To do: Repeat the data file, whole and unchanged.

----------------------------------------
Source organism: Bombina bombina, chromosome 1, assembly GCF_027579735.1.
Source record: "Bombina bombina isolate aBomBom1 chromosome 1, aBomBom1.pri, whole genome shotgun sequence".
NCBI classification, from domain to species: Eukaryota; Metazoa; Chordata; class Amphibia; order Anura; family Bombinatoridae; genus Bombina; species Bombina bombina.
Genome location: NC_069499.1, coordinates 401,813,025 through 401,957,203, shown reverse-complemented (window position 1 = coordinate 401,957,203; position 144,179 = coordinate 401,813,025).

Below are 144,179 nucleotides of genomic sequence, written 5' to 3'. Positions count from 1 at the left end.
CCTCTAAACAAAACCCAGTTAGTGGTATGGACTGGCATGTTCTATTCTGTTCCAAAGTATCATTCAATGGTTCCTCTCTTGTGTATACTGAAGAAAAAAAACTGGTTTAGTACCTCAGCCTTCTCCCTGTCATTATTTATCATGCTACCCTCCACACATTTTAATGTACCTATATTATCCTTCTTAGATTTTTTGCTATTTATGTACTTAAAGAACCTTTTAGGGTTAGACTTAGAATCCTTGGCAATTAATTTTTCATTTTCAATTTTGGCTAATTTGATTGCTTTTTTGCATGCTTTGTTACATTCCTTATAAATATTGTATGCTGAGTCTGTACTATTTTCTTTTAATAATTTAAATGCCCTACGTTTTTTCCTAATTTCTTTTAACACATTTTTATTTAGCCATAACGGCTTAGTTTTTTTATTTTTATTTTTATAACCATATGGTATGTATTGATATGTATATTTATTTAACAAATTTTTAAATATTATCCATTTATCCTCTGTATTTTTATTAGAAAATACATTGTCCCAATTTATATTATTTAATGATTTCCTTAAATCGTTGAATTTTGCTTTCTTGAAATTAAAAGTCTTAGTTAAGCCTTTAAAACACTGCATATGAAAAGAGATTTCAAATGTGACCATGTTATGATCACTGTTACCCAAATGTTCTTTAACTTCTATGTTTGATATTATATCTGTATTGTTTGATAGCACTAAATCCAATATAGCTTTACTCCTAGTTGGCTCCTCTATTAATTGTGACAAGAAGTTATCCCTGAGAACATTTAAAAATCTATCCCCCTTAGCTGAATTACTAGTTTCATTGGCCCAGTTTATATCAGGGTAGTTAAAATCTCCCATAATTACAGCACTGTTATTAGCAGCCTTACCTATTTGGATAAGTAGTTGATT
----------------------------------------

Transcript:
Source organism: Bombina bombina, chromosome 1, assembly GCF_027579735.1.
Source record: "Bombina bombina isolate aBomBom1 chromosome 1, aBomBom1.pri, whole genome shotgun sequence".
NCBI classification, from domain to species: Eukaryota; Metazoa; Chordata; class Amphibia; order Anura; family Bombinatoridae; genus Bombina; species Bombina bombina.
Genome location: NC_069499.1, coordinates 401,813,025 through 401,957,203, shown reverse-complemented (window position 1 = coordinate 401,957,203; position 144,179 = coordinate 401,813,025).

Below are 144,179 nucleotides of genomic sequence, written 5' to 3'. Positions count from 1 at the left end.
CCTCTAAACAAAACCCAGTTAGTGGTATGGACTGGCATGTTCTATTCTGTTCCAAAGTATCATTCAATGGTTCCTCTCTTGTGTATACTGAAGAAAAAAAACTGGTTTAGTACCTCAGCCTTCTCCCTGTCATTATTTATCATGCTACCCTCCACACATTTTAATGTACCTATATTATCCTTCTTAGATTTTTTGCTATTTATGTACTTAAAGAACCTTTTAGGGTTAGACTTAGAATCCTTGGCAATTAATTTTTCATTTTCAATTTTGGCTAATTTGATTGCTTTTTTGCATGCTTTGTTACATTCCTTATAAATATTGTATGCTGAGTCTGTACTATTTTCTTTTAATAATTTAAATGCCCTACGTTTTTTCCTAATTTCTTTTAACACATTTTTATTTAGCCATAACGGCTTAGTTTTTTTATTTTTATTTTTATAACCATATGGTATGTATTGATATGTATATTTATTTAACAAATTTTTAAATATTATCCATTTATCCTCTGTATTTTTATTAGAAAATACATTGTCCCAATTTATATTATTTAATGATTTCCTTAAATCGTTGAATTTTGCTTTCTTGAAATTAAAAGTCTTAGTTAAGCCTTTAAAACACTGCATATGAAAAGAGATTTCAAATGTGACCATGTTATGATCACTGTTACCCAAATGTTCTTTAACTTCTATGTTTGATATTATATCTGTATTGTTTGATAGCACTAAATCCAATATAGCTTTACTCCTAGTTGGCTCCTCTATTAATTGTGACAAGAAGTTATCCCTGAGAACATTTAAAAATCTATCCCCCTTAGCTGAATTACTAGTTTCATTGGCCCAGTTTATATCAGGGTAGTTAAAATCTCCCATAATTACAGCACTGTTATTAGCAGCCTTACCTATTTGGATAAGTAGTTGATT